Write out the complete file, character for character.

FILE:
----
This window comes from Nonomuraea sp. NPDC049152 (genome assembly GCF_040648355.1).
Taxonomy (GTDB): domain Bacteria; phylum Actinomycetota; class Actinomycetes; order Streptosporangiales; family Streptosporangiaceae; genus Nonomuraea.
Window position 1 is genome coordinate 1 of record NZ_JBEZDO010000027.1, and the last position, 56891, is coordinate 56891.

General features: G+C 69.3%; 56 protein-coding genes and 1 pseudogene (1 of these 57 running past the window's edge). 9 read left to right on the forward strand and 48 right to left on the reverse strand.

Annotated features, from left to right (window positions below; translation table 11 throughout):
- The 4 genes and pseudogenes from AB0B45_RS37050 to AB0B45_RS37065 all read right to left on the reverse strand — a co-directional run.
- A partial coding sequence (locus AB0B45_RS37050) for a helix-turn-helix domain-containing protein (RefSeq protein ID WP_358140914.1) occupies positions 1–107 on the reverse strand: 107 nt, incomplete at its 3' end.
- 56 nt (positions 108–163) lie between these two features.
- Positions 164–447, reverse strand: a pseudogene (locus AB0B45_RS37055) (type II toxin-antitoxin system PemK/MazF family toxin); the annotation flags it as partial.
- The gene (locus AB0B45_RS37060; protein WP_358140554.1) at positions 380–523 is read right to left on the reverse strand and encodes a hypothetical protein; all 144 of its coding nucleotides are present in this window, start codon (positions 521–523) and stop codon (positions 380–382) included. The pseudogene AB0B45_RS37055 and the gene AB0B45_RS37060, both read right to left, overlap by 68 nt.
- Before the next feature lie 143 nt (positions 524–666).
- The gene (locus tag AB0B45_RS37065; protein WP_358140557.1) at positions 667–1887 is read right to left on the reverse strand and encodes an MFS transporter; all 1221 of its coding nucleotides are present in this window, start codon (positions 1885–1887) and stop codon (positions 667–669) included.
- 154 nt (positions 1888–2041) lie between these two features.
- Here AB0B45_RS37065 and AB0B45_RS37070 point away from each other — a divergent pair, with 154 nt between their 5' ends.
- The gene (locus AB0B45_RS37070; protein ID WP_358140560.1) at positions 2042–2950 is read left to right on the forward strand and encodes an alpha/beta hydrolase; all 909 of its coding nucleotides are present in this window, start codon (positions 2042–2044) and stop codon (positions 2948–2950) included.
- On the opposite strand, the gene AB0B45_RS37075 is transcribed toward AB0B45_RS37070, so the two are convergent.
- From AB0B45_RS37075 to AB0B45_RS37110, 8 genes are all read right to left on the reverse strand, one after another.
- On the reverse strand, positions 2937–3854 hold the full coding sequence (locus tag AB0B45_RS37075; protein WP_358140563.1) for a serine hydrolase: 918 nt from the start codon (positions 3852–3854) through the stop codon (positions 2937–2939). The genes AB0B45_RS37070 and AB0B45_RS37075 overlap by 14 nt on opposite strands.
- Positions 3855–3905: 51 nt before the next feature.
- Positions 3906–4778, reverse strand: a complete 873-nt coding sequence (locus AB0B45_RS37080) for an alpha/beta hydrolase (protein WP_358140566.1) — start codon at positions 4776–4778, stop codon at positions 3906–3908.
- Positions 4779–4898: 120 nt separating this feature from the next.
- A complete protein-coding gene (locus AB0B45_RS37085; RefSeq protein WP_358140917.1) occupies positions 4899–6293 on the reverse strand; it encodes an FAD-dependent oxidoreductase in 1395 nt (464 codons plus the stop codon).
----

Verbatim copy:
This window comes from Nonomuraea sp. NPDC049152 (genome assembly GCF_040648355.1).
Taxonomy (GTDB): domain Bacteria; phylum Actinomycetota; class Actinomycetes; order Streptosporangiales; family Streptosporangiaceae; genus Nonomuraea.
Window position 1 is genome coordinate 1 of record NZ_JBEZDO010000027.1, and the last position, 56891, is coordinate 56891.

General features: G+C 69.3%; 56 protein-coding genes and 1 pseudogene (1 of these 57 running past the window's edge). 9 read left to right on the forward strand and 48 right to left on the reverse strand.

Annotated features, from left to right (window positions below; translation table 11 throughout):
- The 4 genes and pseudogenes from AB0B45_RS37050 to AB0B45_RS37065 all read right to left on the reverse strand — a co-directional run.
- A partial coding sequence (locus AB0B45_RS37050) for a helix-turn-helix domain-containing protein (RefSeq protein ID WP_358140914.1) occupies positions 1–107 on the reverse strand: 107 nt, incomplete at its 3' end.
- 56 nt (positions 108–163) lie between these two features.
- Positions 164–447, reverse strand: a pseudogene (locus AB0B45_RS37055) (type II toxin-antitoxin system PemK/MazF family toxin); the annotation flags it as partial.
- The gene (locus AB0B45_RS37060; protein WP_358140554.1) at positions 380–523 is read right to left on the reverse strand and encodes a hypothetical protein; all 144 of its coding nucleotides are present in this window, start codon (positions 521–523) and stop codon (positions 380–382) included. The pseudogene AB0B45_RS37055 and the gene AB0B45_RS37060, both read right to left, overlap by 68 nt.
- Before the next feature lie 143 nt (positions 524–666).
- The gene (locus tag AB0B45_RS37065; protein WP_358140557.1) at positions 667–1887 is read right to left on the reverse strand and encodes an MFS transporter; all 1221 of its coding nucleotides are present in this window, start codon (positions 1885–1887) and stop codon (positions 667–669) included.
- 154 nt (positions 1888–2041) lie between these two features.
- Here AB0B45_RS37065 and AB0B45_RS37070 point away from each other — a divergent pair, with 154 nt between their 5' ends.
- The gene (locus AB0B45_RS37070; protein ID WP_358140560.1) at positions 2042–2950 is read left to right on the forward strand and encodes an alpha/beta hydrolase; all 909 of its coding nucleotides are present in this window, start codon (positions 2042–2044) and stop codon (positions 2948–2950) included.
- On the opposite strand, the gene AB0B45_RS37075 is transcribed toward AB0B45_RS37070, so the two are convergent.
- From AB0B45_RS37075 to AB0B45_RS37110, 8 genes are all read right to left on the reverse strand, one after another.
- On the reverse strand, positions 2937–3854 hold the full coding sequence (locus tag AB0B45_RS37075; protein WP_358140563.1) for a serine hydrolase: 918 nt from the start codon (positions 3852–3854) through the stop codon (positions 2937–2939). The genes AB0B45_RS37070 and AB0B45_RS37075 overlap by 14 nt on opposite strands.
- Positions 3855–3905: 51 nt before the next feature.
- Positions 3906–4778, reverse strand: a complete 873-nt coding sequence (locus AB0B45_RS37080) for an alpha/beta hydrolase (protein WP_358140566.1) — start codon at positions 4776–4778, stop codon at positions 3906–3908.
- Positions 4779–4898: 120 nt separating this feature from the next.
- A complete protein-coding gene (locus AB0B45_RS37085; RefSeq protein WP_358140917.1) occupies positions 4899–6293 on the reverse strand; it encodes an FAD-dependent oxidoreductase in 1395 nt (464 codons plus the stop codon).